[Editor’s note: This post was first published in its original form here.]
ON THAT NIGHT, it was me alone under an infinite night sky. Stripped naked without emails, TV, chatter, and static — all the clutter and distractions that normally mask me from myself and the world around me. The peyote juice I drank before the sun melted away had seeped into my body and shed the skin between my soul and the universe around and within me. At this remote solitary place in the desert, I had come home to myself.
For the previous two years, I had zig-zagged through North America in my motor home. I had completely looped the United States from Key West to Maine, over to Seattle, down to San Diego, through the Rockies, up into the heartland, and down along the Gulf. But eventually the great long winding road took me right back to myself.
If the doors of perception were cleansed every thing would appear to man as it is, infinite. For man has closed himself up, till he sees all things through narrow chinks of his cavern. ~ From William Blake’s “The Marriage of Heaven and Hell”
That night, as I watched each log in my campfire burn and smoke up into the black sky, I felt that my journey — no matter how intense and hot — would ultimately smoke up and dissipate into the unknown Universe. But yet I still felt the passionate need to burn bright and warm before turning to cold ashes.
If you journey long enough you will come to the “end of the road.” All souls who take the journey of discovery eventually find that the road leads back to themselves. If they follow the road long enough. After thousands of turns, stops, and encounters, I’ve finally come to realize that the ultimate trip is the journey within.
It had been a long winding road to this place in the desert and in my heart and soul. I had sought this place in books and exotic locations, in people and in religion. But I never really found it.
I thought of the old man, half Apache Indian and half French (and raised as a Catholic) who, along with two other seekers — Anne and Mathew — founded the Peyote Way Church in this remote Arizona desert. There are no steeples, altars, or dogma in this church. In this religion of peyotism the natural universe is the church and peyote the sacrament of choice.
This man, I learned from those who cared for him, had seen his share of death and dying in Europe during World War II and had killed plenty of Germans. At age 17, he grew old well before his time. After the war he became a well regarded artist and potter, a major advocate and figure in the psychedelic spiritual awakening of the 60’s and 70’s and a student of history. But beyond all this, he was a seeker of wisdom and spiritual awareness.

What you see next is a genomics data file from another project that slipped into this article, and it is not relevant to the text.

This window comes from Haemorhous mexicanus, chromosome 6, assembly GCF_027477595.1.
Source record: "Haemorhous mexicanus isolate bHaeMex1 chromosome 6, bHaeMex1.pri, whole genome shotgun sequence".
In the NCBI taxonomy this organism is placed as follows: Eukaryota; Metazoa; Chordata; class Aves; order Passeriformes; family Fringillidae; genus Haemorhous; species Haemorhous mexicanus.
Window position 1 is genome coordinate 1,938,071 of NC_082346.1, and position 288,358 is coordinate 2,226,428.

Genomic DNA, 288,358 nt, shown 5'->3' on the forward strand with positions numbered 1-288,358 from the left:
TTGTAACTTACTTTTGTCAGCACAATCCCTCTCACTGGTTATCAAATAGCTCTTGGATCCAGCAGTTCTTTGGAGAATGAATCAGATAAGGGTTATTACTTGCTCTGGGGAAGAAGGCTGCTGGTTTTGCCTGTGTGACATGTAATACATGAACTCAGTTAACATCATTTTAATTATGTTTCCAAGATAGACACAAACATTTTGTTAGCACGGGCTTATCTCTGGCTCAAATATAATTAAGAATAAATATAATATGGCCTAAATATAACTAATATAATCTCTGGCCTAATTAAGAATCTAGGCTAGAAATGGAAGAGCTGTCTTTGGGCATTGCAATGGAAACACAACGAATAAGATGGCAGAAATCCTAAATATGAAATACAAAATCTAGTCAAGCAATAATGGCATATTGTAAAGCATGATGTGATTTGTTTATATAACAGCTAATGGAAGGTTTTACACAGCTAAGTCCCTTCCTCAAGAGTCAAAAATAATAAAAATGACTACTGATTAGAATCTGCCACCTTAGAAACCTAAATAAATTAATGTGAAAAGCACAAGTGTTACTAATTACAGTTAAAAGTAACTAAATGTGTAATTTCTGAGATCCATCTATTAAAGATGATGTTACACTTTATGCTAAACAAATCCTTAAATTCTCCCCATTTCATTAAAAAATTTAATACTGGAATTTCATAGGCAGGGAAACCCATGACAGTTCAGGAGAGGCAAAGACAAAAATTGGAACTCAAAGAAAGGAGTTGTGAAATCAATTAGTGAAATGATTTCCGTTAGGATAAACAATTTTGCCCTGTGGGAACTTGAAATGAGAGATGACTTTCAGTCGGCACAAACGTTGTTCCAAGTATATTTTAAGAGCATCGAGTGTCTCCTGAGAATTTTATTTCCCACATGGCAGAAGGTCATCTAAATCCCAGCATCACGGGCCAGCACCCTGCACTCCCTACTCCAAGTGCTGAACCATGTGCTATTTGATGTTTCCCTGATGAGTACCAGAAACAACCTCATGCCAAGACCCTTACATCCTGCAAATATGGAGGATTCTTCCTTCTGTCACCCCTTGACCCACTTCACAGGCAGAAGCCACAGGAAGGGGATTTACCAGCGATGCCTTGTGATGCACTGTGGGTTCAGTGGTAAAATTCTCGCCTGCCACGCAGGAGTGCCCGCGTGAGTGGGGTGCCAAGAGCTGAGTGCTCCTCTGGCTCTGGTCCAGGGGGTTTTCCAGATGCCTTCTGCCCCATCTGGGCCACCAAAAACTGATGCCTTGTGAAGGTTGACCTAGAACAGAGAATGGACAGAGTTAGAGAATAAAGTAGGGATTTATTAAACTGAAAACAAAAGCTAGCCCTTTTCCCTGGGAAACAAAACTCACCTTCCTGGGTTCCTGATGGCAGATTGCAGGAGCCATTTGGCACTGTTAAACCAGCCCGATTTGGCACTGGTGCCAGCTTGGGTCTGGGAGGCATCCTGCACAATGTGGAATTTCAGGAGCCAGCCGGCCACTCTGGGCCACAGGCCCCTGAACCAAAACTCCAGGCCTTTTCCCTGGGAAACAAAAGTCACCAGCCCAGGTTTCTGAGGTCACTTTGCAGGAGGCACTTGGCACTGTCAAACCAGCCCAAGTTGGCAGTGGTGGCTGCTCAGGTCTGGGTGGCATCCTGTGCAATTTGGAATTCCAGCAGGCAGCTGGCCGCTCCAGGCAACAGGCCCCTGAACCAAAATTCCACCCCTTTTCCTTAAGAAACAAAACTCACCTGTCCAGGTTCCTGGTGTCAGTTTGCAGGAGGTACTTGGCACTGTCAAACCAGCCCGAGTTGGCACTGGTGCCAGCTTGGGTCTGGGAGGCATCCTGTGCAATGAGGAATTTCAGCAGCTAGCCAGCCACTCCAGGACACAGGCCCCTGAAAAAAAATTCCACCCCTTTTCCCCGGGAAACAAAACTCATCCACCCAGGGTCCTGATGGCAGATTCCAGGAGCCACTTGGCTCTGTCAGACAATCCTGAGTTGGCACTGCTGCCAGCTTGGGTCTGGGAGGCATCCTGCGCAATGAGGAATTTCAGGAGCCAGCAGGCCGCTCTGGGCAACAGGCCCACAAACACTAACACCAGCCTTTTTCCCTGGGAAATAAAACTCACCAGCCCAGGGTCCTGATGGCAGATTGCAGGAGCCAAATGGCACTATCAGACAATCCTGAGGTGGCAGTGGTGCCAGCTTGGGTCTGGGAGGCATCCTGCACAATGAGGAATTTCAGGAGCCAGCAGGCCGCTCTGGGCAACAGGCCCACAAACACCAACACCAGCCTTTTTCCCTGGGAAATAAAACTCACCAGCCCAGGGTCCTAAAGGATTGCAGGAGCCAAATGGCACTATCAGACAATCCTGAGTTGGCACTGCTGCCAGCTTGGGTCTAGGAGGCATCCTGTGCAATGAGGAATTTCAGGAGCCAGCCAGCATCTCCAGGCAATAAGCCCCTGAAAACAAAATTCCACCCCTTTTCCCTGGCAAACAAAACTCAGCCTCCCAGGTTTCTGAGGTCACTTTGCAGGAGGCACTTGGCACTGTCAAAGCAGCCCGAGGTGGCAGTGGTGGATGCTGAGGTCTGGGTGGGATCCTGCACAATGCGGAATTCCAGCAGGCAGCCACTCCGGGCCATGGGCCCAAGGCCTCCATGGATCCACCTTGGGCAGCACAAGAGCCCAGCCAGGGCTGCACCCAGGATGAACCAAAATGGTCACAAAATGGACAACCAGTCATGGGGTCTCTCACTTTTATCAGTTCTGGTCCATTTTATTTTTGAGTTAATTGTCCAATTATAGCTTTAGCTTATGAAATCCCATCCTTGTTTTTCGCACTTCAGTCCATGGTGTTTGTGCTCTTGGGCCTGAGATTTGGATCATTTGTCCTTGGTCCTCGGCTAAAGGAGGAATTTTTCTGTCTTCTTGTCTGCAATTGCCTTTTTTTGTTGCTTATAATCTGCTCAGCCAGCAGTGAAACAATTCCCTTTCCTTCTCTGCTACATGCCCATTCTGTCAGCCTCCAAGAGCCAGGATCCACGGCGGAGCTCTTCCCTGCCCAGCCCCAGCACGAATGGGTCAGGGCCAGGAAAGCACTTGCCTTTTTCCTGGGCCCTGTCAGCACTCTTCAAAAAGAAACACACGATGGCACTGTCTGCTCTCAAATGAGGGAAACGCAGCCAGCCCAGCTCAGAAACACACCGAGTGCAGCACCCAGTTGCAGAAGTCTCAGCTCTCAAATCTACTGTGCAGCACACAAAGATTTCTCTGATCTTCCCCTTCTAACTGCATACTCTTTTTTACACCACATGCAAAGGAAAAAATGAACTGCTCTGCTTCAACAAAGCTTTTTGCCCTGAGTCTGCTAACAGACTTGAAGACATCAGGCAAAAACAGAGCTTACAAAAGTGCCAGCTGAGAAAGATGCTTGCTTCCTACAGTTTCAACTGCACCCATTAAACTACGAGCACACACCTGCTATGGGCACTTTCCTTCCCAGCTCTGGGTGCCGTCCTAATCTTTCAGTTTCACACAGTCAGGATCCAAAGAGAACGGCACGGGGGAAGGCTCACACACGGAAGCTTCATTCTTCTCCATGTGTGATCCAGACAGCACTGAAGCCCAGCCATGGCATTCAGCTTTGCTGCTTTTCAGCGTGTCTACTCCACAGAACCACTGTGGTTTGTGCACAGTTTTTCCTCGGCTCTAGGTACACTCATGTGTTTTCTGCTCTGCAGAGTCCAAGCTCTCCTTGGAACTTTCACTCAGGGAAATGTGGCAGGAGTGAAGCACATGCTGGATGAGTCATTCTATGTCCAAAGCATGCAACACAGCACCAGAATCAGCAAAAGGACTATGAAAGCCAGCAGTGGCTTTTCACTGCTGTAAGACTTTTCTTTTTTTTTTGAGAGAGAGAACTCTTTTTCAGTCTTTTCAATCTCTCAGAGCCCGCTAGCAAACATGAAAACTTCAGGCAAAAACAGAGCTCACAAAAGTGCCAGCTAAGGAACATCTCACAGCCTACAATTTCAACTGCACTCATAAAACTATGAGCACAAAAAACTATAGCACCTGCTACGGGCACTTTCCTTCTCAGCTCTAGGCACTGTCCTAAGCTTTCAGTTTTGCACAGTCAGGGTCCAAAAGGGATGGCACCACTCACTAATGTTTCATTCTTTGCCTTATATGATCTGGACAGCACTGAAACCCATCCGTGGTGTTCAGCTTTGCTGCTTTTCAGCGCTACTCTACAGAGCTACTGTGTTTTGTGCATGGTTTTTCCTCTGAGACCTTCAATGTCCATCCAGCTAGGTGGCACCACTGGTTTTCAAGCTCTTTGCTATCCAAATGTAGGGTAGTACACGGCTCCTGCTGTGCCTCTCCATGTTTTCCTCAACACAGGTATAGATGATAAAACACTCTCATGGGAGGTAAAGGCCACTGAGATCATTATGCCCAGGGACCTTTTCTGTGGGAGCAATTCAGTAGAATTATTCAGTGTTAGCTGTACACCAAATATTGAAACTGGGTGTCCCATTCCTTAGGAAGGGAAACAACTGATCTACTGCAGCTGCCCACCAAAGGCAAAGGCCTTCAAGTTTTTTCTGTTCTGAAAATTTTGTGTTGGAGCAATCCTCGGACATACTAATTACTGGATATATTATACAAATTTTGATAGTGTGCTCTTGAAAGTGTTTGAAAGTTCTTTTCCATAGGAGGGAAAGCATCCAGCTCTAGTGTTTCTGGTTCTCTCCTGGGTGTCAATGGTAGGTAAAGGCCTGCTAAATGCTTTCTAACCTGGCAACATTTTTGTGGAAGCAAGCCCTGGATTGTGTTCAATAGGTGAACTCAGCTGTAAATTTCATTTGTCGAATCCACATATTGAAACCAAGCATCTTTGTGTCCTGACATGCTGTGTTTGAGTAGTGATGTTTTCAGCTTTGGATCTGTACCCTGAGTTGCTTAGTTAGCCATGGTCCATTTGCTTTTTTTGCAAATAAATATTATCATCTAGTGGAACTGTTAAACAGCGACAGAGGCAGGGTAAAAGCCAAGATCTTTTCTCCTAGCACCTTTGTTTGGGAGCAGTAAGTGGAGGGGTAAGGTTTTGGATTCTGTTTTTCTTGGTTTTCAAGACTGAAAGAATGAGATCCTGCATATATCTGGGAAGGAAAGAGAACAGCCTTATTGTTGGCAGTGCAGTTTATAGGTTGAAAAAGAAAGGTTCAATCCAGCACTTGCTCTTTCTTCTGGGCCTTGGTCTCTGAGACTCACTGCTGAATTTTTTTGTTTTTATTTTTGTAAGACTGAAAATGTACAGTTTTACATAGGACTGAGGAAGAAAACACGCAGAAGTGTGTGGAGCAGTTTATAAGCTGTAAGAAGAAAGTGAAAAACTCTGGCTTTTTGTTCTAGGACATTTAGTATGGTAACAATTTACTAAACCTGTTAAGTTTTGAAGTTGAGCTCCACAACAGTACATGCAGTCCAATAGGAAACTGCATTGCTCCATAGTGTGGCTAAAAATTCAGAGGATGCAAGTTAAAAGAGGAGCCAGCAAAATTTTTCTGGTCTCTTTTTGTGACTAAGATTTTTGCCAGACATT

While fasting during the past two days, free from all food and alcohol, I could hear the sound of this man’s breathing machine slowly pumping air in deep, heavy breaths through an air tube that went up into a wall. But I never saw him come out of this room.
The home I was staying in was rustic and warm and the walls were covered with pottery, paintings, and books. There was no TV in this home. Colorful birds fluttered outside the windows and drank sweet water and ate seeds from the feeders. A pot of organic beans simmered in the kitchen.
This homey church was kept alive and tended to by a small and loving family who lived with their cats, dogs, and horses. Matt and Anne began their family after meeting this man and this place while driving the back roads of the Arizona Desert during the mid-70’s. They grew to respect, love, and depend upon each other. The old man taught them the art of making beautiful pottery and growing peyote, while they all taught each other lessons of love and spirituality. During that time, Matt and Anne raised three children.
On the grounds were two greenhouses where the peyote plants grew under the intense sun and affectionate care of the family. A couple of horses roamed the yard and the two big dogs greeted all visitors with sloppy kisses like they were long lost friends.
Earlier in the day, I had sat in a rocking chair and browsed some of the books, such as “Cleansing the Door of Perception”, the “I Ching” and various history books. I had lost interest in food and focused on feeding my heart, mind, and soul. I thought of the old man in the room behind the door now breathing his last breaths of oxygen through a tube.
I was told that he had come to realize that the fascism he and his dead comrades defeated was reanimating in the America he thought he had saved. He had survived the nightmare of war, with a steel plate in his head and a metal rod in his leg, and for what?
Yet in his final decades he had devoted his life to the Peyote Way Church. He and his family had fought their share of legal battles with the Feds and locals. But his church and the right of its members to use peyote as a religious sacrament remained intact under Arizona law.
I needed to meet and discover the man behind the door. But it was not until the night of my spirit walk under the night desert sky, under the loving guidance and inspiration of peyote, that I walked up to the house from my campfire and knocked on his door.
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